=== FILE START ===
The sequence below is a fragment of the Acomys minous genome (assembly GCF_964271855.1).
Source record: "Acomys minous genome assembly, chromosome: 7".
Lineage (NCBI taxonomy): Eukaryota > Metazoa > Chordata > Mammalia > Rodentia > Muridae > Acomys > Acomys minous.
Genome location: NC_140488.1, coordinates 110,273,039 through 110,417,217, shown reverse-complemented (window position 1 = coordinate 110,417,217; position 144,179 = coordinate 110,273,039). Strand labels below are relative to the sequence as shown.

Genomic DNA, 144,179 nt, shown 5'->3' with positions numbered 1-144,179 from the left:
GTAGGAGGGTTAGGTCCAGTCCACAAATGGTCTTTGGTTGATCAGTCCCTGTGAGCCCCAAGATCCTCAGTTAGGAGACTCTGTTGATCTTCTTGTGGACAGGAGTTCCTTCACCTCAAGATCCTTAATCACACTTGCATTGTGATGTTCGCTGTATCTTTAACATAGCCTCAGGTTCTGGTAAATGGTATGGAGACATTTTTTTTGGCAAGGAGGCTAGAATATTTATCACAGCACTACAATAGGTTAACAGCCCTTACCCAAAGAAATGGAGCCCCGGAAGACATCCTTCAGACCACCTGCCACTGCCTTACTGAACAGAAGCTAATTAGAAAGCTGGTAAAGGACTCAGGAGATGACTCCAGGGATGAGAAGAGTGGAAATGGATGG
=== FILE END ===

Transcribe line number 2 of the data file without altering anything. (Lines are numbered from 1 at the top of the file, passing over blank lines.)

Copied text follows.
Source record: "Acomys minous genome assembly, chromosome: 7".